Deathworld Review (Classic Science Fiction)

Book cover for Deathworld

Deathworld: The planet was called Pyrrus…a strange place where all the beasts, plants and natural elements were designed for one specific purpose: to destroy man.

The settlers there were supermen…twice as strong as ordinary men and with milli-second reflexes. They had to be. For their business was murder…

It was up to Jason dinAlt, interplanetary gambler, to discover why Pyrrus had become so hostile during man’s brief habitation…Goodreads


Deathworld Review


I feel like it’s safe to say at this point that I have a certain affection for classic science fiction. There’s just something about it that is very refreshing. Contemporary science fiction is so focused on technological advances, the state of the world, and epic space operas that they’re just not as fun as they could be. Whereas with the older stuff, it might not always be believable, but it’s adventurous. It takes you back to a time where the people’s imaginations roamed freely, and there were still new worlds to discover. Even if that whole world is out to kill you like it is in Deathworld.

Definitely unbelievable, but a gripping read nonetheless, Deathworld really is a prime example of classic sci-fi adventure.

There are issues with Deathworld, and they’re undeniable. Jason DinAlt is ridiculously lucky, incredibly intelligent, and brave beyond belief. And of course he can see what no one else can see. In short, he’s the All-American White Man which pervades science fiction from that era. The one female that plays a role in Deathworld is absolutely gorgeous and dim, but trainable. Just like a good Labrador Retriever.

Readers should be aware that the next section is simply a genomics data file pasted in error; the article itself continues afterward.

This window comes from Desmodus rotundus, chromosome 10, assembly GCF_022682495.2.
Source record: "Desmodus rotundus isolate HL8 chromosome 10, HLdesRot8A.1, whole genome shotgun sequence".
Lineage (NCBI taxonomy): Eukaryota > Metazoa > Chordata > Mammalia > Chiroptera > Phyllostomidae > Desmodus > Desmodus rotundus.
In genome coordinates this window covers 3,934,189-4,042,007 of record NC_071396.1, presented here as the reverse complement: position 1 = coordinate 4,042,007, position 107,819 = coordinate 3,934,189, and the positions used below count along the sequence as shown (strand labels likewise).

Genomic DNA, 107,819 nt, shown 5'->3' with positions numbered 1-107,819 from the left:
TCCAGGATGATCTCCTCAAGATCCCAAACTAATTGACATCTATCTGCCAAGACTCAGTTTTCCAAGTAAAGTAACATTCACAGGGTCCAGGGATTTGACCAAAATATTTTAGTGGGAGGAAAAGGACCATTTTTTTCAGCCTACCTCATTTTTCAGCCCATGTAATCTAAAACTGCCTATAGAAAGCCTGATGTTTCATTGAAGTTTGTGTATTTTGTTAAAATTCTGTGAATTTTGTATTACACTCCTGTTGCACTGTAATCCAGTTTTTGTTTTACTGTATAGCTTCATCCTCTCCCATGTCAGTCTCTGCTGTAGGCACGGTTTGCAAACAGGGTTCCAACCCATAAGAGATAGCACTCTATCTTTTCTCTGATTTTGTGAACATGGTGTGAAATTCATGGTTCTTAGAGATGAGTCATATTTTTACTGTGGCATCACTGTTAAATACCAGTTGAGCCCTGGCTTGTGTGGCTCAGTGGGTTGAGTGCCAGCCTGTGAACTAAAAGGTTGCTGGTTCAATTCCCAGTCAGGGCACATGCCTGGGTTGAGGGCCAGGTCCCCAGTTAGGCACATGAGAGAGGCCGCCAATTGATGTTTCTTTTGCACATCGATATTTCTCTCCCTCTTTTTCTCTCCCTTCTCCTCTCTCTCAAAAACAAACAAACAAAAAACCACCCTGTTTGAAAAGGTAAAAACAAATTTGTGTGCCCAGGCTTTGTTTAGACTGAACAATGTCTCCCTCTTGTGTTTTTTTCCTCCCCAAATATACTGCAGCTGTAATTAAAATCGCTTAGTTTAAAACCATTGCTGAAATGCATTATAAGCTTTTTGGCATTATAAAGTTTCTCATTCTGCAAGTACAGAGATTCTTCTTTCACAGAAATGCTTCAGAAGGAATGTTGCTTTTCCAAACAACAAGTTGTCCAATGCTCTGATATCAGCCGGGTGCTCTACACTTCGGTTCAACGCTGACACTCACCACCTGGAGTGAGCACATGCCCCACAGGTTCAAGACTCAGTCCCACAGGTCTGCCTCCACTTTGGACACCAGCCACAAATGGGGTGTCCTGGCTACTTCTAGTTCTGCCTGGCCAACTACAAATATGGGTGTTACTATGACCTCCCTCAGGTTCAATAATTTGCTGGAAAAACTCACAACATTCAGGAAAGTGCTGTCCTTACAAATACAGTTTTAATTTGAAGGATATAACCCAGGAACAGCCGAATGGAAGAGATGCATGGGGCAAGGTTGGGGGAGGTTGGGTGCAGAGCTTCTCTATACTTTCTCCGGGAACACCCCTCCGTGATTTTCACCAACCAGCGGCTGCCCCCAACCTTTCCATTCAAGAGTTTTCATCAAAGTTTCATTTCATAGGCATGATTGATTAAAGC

But there are also some timeless salient points, too. Like compromise, co-existing with nature, and trying for understanding over blind hate and fear. Especially the reinforcement that brute force is not the way to get everything done. This is especially true on a planet where you can’t reproduce at the rate your species is getting killed off. I’m sure Harrison was at least partially influenced by what was going on around him at that time, but as I’m not into history I couldn’t tell you for sure.

All I can say is that I enjoyed Deathworld for it’s cheesy, adventurous, to-infinity-and-beyond story. From the first page to the last, even if you’re rolling your eyes, you’re still smiling in delight at the story that Harry Harrison has delivered.

Deathworld 1

Title: Deathworld I | Series: Deathworld | Author: Harry Harrison (site) | Publisher: Orbit | Publication Date: 1960 | Pages: 157 | ISBN13: 9780722144855 | Genre: Science Fiction | Language: English | Triggers: None | Rating: 4 out of 5 | Source: Kindle Unlimited

Tagged , , , , , , . Bookmark the permalink.

Leave a Reply

Your email address will not be published. Required fields are marked *

Loading Facebook Comments ...
  • FTC Disclaimer

    While Scifi and Scary does review books that they own or check out from the library, a large number of books do come from authors or publishers who have submitted the work in exchange for an honest review.

    Also, unless otherwise stated, please assume that all cover images and synopses come from Goodreads or IMDB and belong to the respective owners for the work. All items are used for the purpose of review under fair use terms.

  • Amazon Associate Disclaimer

    Scifi and Scary Book Reviews is a participant in the Amazon Services LLC Associates Program, an affiliate advertising program designed to provide a means for sites to earn advertising fees by advertising and linking to

    * “Amazon, the Amazon logo, MYHABIT, and the MYHABIT logo are trademarks of, Inc. or its affiliates.”*

  • I love Audible. Tons of books, fantastic narrators, good prices.